JERUSALEM — Groups representing liberal streams of Judaism appealed to Israel’s Supreme Court Thursday to force the government to implement its decision on equal prayer at a key Jewish holy site.
Israel’s government agreed in January to enlarge and recognize a mixed-gender prayer area at the Western Wall, in Jerusalem. The wall, believed to be a retaining wall of the Second Temple, is the holiest site where Jews can pray. The compromise came after Israeli and American Jewish leaders negotiated with Israeli authorities for three years.
But the prayer site was never established.
The groups’ legal petition signals their frustration with Israeli Prime Minister Benjamin Netanyahu’s coalition government, which is propped up by two ultra-Orthodox parties. The Western Wall is run by an ultra-Orthodox rabbi who opposes liberal Jewish customs at the holy site.
Among the plaintiffs in the case were the Israeli branches of the Reform and Conservative movements, along with Women of the Wall, a group of women demanding gender equality at the site. The groups accuse the government of violating the right to equality and freedom of worship by not implementing its decision.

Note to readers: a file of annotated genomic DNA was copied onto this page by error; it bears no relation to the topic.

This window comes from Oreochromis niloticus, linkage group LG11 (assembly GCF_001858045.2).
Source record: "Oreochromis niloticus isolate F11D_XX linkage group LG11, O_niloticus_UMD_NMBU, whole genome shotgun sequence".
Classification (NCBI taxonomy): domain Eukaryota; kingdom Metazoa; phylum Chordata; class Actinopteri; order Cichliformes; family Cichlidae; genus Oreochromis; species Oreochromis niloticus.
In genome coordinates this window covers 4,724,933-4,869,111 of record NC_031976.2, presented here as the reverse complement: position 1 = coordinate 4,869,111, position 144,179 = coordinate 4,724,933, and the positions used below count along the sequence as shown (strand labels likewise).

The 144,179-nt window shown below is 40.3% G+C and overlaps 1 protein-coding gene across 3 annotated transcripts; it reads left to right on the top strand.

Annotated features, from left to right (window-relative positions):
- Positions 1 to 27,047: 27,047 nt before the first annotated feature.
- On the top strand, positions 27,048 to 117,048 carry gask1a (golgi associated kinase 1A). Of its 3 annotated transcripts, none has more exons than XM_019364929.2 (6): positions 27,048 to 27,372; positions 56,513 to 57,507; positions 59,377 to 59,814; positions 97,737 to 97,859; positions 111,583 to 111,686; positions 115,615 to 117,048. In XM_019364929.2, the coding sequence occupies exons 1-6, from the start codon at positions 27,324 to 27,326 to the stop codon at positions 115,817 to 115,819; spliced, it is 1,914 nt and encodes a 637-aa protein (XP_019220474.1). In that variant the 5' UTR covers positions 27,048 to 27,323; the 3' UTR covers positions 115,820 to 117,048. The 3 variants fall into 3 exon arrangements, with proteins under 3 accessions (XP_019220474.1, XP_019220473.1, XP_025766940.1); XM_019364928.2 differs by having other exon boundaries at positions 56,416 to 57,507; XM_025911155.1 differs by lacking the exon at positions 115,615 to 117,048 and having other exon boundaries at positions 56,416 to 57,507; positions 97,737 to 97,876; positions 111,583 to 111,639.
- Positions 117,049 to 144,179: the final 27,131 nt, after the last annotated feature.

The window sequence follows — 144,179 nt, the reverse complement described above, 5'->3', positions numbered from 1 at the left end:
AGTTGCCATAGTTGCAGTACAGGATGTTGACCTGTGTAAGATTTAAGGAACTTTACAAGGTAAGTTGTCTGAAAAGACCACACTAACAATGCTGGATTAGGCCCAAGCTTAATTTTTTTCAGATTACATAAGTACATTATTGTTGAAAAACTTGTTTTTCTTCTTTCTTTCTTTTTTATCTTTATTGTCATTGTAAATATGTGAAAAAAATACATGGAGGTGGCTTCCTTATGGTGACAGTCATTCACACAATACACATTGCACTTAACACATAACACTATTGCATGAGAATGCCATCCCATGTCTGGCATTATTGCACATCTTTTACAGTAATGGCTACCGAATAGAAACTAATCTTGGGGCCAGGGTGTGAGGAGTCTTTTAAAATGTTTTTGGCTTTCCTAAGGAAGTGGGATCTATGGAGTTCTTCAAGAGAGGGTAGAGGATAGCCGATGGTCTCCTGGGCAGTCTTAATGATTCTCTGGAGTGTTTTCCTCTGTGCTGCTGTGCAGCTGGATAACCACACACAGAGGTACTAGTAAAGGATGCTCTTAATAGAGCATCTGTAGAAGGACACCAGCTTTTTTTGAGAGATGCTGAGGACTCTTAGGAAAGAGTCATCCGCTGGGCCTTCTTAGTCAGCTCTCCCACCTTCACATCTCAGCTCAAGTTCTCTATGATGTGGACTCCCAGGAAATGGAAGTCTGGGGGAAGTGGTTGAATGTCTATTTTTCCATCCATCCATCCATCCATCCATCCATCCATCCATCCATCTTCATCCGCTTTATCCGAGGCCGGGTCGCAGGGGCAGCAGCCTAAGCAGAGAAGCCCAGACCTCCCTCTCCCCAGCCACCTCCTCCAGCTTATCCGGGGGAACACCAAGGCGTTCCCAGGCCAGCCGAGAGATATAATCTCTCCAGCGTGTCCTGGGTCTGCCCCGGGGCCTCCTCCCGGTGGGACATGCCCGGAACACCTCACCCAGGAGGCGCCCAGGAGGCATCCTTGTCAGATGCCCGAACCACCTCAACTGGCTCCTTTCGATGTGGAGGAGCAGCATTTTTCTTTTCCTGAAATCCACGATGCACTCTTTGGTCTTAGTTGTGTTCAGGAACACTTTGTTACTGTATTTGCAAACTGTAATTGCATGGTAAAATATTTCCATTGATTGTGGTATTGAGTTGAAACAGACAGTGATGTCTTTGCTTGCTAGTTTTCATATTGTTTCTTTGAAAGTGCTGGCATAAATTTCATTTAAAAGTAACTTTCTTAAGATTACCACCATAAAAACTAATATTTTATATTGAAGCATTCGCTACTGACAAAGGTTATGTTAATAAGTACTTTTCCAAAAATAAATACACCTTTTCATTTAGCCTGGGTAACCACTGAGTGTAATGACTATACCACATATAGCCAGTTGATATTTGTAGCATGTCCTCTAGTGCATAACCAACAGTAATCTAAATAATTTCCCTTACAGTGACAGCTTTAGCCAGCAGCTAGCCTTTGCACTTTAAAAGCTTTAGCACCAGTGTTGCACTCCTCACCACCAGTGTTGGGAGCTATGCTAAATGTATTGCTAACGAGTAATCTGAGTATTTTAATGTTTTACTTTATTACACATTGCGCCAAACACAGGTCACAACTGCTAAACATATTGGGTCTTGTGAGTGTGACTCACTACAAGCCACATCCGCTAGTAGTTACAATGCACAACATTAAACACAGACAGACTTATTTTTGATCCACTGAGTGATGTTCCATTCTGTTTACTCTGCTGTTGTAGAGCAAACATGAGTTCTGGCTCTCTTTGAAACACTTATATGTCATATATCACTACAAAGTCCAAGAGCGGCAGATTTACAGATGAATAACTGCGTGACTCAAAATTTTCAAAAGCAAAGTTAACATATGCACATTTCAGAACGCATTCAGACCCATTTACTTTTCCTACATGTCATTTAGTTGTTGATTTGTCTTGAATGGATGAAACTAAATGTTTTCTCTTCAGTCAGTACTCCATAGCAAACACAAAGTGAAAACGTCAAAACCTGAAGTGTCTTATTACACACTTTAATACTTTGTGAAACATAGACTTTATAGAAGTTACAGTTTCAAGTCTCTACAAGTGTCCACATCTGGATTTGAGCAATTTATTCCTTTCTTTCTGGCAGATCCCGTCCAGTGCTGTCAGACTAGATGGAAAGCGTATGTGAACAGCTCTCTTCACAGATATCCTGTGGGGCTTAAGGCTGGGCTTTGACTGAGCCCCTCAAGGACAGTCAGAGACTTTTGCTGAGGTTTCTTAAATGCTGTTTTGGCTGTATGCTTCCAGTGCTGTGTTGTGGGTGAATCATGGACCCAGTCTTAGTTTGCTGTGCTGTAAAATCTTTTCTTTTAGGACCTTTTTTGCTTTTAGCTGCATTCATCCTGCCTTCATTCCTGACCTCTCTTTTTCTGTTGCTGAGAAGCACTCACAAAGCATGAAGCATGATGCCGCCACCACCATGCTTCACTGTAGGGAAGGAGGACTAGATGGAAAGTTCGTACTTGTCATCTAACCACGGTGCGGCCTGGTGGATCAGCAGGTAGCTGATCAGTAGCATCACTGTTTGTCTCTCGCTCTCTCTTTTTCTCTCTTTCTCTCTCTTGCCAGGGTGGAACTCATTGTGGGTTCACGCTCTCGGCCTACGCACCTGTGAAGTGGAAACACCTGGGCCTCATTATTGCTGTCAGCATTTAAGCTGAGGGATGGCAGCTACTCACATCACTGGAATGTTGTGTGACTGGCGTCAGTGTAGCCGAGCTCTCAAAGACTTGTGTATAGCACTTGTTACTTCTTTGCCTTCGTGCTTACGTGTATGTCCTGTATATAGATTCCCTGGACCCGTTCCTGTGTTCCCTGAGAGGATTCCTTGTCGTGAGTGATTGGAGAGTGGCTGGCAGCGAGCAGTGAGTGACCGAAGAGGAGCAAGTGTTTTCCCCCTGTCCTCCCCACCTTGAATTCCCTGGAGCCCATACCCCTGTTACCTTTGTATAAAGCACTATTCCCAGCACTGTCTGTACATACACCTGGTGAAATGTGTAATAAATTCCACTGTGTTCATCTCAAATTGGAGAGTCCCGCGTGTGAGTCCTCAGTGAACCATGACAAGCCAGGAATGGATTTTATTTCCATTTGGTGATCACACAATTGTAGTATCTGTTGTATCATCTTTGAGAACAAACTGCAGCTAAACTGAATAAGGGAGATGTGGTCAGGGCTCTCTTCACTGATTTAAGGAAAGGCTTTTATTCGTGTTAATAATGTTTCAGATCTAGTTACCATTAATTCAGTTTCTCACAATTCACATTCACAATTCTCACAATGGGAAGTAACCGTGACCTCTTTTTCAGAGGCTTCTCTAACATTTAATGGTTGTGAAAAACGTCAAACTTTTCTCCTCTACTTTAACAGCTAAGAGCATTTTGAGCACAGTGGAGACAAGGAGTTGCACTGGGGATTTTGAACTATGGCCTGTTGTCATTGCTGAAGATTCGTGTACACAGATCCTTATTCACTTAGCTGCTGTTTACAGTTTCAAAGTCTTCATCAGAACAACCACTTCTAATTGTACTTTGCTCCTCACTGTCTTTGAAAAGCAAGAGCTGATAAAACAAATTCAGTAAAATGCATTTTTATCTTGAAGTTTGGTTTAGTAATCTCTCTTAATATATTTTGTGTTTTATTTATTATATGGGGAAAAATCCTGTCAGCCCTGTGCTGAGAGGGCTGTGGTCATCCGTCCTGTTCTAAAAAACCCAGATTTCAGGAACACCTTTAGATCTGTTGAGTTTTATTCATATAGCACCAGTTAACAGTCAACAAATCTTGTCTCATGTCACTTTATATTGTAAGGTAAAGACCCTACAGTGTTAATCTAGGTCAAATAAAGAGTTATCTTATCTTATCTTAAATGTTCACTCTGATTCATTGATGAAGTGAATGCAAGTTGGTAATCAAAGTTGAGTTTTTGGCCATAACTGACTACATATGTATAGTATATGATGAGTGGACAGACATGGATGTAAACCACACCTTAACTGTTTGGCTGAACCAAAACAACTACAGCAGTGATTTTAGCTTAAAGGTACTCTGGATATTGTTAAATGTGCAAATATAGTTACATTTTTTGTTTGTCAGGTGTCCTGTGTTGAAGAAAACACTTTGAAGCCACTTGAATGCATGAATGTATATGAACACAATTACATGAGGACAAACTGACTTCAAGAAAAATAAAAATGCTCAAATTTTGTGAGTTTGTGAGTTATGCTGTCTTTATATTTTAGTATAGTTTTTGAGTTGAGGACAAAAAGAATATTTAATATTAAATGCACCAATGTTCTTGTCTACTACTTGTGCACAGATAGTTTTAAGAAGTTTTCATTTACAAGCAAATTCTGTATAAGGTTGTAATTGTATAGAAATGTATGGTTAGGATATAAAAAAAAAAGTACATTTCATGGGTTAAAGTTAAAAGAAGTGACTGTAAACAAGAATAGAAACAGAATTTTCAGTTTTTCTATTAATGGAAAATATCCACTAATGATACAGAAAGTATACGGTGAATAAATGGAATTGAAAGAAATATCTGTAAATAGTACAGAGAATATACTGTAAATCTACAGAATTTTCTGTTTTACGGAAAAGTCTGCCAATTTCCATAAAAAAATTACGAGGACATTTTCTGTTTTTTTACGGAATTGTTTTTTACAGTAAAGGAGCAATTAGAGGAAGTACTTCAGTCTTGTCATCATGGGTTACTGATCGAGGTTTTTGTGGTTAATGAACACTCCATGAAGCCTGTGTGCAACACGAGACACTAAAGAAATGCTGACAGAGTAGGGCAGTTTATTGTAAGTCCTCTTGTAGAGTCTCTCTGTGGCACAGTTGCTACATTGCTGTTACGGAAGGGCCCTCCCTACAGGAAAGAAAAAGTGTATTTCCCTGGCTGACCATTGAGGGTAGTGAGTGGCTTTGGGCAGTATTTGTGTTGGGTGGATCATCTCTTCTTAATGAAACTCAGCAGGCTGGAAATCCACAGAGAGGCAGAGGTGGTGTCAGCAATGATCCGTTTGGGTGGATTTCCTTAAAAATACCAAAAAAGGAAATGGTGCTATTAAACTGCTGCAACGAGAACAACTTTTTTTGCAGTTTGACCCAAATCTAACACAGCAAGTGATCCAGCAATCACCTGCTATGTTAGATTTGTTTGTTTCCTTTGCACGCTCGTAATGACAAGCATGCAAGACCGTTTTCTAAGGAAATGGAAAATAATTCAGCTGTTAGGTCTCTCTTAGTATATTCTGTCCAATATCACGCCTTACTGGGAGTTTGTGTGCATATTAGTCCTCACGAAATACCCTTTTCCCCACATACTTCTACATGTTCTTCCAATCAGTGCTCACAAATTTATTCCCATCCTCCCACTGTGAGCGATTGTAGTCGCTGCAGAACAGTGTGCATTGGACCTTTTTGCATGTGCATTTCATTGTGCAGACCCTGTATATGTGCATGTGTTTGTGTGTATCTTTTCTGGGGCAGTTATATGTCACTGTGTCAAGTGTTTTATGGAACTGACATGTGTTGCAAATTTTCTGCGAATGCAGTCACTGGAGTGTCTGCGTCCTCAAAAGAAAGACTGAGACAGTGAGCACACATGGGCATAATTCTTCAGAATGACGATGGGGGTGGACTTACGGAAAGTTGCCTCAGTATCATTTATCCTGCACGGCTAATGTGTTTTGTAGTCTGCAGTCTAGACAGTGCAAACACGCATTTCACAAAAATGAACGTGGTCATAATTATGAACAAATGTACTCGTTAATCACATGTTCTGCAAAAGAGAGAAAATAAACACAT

“Netanyahu has chosen to make small survivalist deals with the ultra-Orthodox parties instead of representing the will of his citizens,” said Anat Hoffman, chair of Women of the Wall.
Yair Sheleg, an expert in religion and state at the nonpartisan think tank the Israel Democracy Institute, said in a statement the court would likely find in favor of the liberal groups. He speculated that Israeli leaders were shifting responsibility to the court to implement its decision “so they can say the liberal, secular Supreme Court decided this, not the government.”
A spokesman for Netanyahu did not comment on the court case.